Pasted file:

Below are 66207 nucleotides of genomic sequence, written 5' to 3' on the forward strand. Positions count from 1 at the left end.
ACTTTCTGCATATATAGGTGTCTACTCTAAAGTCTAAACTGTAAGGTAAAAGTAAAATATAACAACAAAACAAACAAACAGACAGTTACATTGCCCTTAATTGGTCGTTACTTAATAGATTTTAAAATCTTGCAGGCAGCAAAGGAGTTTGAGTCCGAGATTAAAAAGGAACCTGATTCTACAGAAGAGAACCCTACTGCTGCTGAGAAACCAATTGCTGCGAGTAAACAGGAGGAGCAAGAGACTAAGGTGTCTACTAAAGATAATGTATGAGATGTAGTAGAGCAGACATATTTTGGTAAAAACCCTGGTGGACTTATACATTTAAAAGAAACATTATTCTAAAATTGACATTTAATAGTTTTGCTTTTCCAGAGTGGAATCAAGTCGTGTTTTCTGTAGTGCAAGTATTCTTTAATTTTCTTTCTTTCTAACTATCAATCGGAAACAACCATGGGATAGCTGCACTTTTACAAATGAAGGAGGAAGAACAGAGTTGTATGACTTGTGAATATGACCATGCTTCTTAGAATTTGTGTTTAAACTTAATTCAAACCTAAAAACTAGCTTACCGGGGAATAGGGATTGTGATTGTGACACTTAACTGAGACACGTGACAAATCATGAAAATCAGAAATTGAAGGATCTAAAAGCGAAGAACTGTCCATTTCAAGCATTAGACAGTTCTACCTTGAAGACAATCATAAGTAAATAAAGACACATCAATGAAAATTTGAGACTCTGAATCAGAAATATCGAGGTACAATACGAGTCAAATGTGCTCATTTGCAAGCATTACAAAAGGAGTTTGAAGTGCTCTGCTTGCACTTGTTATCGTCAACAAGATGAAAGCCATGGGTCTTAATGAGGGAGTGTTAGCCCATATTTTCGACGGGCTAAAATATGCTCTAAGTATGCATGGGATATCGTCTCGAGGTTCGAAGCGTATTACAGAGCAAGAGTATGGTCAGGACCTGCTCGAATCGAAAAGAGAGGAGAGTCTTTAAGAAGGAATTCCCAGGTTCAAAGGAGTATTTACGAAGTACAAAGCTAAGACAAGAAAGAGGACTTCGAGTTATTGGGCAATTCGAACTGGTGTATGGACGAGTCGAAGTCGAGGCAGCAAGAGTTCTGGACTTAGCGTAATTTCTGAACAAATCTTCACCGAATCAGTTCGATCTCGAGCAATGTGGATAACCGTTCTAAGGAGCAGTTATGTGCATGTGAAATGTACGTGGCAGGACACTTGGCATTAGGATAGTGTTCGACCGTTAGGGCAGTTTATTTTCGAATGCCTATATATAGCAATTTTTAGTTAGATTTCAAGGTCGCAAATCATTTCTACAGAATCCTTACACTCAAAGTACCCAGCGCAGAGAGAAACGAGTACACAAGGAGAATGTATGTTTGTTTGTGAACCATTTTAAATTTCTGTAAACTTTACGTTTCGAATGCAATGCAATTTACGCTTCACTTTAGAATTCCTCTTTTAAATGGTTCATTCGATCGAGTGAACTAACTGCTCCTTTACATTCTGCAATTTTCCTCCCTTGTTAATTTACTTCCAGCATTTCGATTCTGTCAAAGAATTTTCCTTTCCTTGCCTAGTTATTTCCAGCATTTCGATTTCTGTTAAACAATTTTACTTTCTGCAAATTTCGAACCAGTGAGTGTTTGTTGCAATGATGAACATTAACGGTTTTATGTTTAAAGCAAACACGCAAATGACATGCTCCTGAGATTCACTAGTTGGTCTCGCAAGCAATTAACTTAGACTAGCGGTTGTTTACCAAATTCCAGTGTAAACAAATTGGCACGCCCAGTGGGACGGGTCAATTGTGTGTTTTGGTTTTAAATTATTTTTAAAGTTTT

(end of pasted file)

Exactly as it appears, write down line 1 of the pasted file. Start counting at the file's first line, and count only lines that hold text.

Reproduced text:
Below are 66207 nucleotides of genomic sequence, written 5' to 3' on the forward strand. Positions count from 1 at the left end.